Auden Tate gave FSU the lead with a late TD on a busted coverage, and ended the game with 4 catches for 56 yards and the aforementioned TD. Tate didn’t do much throughout the game, but he made a huge play when FSU needed it most. That classifies as a player to watch, IMO.

Malek Young wasn’t really tested on Saturday. The sophomore CB had 5 tackles, 0.5 TFL, and 1 PBU. Most of his tackles came in run support, but when tested the few times int he pass game, Young held up to scrutiny.

Mark Walton, however, wasn’t his usual self. Still battling a left ankle injury, and faced with the best defense he’s seen this year, Miami’s star running back was held to 25 yards rushing on 12 carries — just over 2 yards per carry. An outstanding receiver, Walton was only targeted once, and the pass was incomplete.

Walton was hurt in the game as his leg bent under him on a tackle (a clean tackle, so don’t even think otherwise). He was seen being carted to the locker room after the game, with his right ankle wrapped. In all, FSU took Walton out of the game pretty much entirely, and that affected Miami’s offense, which was non-existent in the first half.

Just like the Duke game, Travis Homer came out of the bullpen to finish the game for Miami. And, when pressed into action, the sophomore RB did well. He had several key blocks in pass protection (including on the TD to Berrios when Derwin James left the middle of the field for no reason whatsoever lol), and had 3 carries for 29 yards on Miami’s final TD drive. Homer also played well on special teams with a tackle and a near tackle (forced returner inside to his help) on the day.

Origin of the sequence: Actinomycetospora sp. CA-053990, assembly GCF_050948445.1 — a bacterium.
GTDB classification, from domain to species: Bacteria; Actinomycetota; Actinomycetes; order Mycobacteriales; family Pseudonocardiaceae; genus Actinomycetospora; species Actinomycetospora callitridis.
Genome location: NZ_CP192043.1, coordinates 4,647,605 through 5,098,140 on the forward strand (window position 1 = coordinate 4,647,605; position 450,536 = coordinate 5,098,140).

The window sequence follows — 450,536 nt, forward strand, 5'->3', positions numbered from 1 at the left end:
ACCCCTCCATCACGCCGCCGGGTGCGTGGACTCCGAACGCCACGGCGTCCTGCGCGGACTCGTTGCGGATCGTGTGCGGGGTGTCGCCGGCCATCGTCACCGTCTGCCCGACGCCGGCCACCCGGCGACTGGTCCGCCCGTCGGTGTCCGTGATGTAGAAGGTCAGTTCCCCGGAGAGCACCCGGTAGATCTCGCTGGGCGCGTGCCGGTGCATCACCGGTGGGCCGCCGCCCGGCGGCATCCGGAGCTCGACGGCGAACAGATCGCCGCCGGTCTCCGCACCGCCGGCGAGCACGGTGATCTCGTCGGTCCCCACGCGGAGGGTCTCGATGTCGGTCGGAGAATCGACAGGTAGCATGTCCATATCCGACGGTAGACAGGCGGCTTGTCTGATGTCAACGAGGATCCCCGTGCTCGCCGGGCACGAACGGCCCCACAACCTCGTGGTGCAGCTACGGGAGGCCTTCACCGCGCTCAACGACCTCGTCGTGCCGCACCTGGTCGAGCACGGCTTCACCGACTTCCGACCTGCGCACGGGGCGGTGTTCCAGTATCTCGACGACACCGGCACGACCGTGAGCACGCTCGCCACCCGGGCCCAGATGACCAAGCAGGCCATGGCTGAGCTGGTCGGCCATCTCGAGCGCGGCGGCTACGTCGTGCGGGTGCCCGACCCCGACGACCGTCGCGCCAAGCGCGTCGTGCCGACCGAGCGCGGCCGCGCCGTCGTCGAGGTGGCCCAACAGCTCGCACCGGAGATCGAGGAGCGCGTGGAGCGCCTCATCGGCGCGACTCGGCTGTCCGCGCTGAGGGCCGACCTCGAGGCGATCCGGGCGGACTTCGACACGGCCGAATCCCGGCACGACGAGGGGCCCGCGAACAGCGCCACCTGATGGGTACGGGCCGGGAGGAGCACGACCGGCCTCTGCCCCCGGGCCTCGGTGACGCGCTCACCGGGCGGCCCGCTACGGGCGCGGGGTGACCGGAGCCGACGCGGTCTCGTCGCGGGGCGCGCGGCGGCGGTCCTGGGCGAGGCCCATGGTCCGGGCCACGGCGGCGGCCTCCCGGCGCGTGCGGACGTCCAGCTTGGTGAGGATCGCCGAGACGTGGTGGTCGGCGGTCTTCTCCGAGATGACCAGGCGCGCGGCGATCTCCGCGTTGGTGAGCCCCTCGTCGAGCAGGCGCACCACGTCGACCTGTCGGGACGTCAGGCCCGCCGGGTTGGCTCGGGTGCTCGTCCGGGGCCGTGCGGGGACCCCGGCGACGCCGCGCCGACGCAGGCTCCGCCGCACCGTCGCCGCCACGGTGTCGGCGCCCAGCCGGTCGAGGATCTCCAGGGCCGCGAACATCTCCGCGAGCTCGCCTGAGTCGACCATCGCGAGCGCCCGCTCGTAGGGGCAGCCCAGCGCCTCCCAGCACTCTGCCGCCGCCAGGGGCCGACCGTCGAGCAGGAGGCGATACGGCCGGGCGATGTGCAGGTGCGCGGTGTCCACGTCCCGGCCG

With Walton’s status uncertain and even if he’s able to play in a limited role next week, Homer is likely to see his role increase, and if what we’ve seen so far has been an indicator of future performance, the West Palm Beach (FL) native is ready.


Game Preview

Commentary: “The Seminoles, for all their talent, have had an uninspiring season thus far. Sitting at 1-2, they’ve taken losses against Alabama and NC State before pulling out an ugly last minute win versus Wake Forest last weekend. Mistakes have piled up. The offensive line has been a sieve. They are even starting a true freshman at quarterback for the first time in Jimbo Fisher’s tenure at FSU, James Blackman, who was thrust into action after star QB Deondre Francois sustained a season-ending knee injury late in the Seminoles' season opener against Alabama.

However, there’s just something about this rivalry that wakes a team up and gets players to perform up to their full potential. For their part, the Hurricanes’ players know they’re going to get FSU’s best shot and don’t plan on getting caught off-guard.